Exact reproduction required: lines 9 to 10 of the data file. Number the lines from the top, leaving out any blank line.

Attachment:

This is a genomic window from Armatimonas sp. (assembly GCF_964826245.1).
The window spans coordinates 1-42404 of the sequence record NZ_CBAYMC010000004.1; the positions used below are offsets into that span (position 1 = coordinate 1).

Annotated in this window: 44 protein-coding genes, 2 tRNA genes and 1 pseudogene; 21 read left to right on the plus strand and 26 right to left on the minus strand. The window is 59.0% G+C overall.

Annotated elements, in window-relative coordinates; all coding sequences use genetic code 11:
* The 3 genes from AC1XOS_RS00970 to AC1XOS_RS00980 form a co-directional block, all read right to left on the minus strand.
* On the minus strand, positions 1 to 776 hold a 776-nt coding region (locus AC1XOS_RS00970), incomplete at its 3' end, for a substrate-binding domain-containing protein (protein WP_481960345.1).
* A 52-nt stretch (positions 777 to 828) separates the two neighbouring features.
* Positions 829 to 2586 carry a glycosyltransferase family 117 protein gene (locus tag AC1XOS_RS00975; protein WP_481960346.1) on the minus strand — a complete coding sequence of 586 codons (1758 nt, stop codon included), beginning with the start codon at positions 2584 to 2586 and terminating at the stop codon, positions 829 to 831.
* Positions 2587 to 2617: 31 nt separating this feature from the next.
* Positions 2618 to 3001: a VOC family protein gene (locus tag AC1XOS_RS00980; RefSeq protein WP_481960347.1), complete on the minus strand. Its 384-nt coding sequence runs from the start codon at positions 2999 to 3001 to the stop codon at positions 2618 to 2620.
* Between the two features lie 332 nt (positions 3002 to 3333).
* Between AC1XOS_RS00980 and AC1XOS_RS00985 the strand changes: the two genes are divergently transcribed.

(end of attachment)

* Positions 2587 to 2617: 31 nt separating this feature from the next.
* Positions 2618 to 3001: a VOC family protein gene (locus tag AC1XOS_RS00980; RefSeq protein WP_481960347.1), complete on the minus strand. Its 384-nt coding sequence runs from the start codon at positions 2999 to 3001 to the stop codon at positions 2618 to 2620.